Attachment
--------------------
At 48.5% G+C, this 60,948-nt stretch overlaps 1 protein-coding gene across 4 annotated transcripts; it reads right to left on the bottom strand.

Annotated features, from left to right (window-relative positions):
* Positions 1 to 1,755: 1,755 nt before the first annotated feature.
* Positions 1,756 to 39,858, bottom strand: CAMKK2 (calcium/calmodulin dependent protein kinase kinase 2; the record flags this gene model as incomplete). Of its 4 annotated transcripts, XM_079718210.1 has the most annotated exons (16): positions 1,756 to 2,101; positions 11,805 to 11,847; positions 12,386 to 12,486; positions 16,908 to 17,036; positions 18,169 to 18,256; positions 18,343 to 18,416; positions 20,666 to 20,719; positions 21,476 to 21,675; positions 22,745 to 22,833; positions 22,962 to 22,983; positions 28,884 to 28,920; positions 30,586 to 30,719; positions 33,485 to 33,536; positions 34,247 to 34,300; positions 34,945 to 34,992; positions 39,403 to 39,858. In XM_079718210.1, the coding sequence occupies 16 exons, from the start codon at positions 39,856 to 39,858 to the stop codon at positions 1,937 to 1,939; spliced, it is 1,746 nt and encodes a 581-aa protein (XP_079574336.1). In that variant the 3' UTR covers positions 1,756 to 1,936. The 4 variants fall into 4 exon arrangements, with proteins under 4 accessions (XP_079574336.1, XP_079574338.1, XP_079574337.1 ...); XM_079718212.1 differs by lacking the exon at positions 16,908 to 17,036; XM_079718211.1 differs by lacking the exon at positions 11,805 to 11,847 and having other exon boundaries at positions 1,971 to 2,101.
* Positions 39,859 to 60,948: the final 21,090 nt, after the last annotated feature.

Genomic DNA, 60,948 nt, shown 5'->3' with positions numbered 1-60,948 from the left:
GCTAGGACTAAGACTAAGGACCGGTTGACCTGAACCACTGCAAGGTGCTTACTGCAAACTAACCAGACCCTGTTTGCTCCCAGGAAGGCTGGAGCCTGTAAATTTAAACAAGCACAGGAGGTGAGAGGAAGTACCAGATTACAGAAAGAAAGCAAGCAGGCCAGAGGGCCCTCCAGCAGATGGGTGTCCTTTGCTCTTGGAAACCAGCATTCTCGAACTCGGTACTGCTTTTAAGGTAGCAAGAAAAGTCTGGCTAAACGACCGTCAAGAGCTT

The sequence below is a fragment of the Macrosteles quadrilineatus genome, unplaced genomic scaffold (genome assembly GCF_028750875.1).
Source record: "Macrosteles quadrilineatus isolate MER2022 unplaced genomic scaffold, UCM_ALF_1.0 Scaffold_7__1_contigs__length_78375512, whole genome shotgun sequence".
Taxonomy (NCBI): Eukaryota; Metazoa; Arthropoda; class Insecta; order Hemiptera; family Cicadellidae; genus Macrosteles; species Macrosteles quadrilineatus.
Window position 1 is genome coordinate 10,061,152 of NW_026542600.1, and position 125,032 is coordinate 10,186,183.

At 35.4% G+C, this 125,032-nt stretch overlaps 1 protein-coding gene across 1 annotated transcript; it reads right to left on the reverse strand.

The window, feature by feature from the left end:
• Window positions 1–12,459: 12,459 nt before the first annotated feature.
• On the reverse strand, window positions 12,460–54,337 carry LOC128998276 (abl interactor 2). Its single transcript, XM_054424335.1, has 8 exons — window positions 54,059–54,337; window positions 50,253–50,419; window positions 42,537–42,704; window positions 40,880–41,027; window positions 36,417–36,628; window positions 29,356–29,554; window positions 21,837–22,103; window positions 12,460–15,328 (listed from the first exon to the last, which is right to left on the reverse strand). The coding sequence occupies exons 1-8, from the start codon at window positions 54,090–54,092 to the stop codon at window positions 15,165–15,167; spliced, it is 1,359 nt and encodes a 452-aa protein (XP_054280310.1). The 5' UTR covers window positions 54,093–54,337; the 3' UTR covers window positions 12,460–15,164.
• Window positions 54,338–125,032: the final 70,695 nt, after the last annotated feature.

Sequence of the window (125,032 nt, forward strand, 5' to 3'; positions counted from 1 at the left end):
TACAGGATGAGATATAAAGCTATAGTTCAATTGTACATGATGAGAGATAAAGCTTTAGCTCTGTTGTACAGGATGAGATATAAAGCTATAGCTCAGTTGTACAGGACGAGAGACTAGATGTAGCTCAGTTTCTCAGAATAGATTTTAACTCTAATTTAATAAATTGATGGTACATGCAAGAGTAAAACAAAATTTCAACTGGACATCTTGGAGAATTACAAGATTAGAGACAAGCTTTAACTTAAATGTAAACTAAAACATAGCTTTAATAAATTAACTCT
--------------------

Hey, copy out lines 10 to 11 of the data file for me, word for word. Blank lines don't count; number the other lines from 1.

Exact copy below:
Taxonomy (NCBI): Eukaryota; Metazoa; Arthropoda; class Insecta; order Hemiptera; family Cicadellidae; genus Macrosteles; species Macrosteles quadrilineatus.
Window position 1 is genome coordinate 10,061,152 of NW_026542600.1, and position 125,032 is coordinate 10,186,183.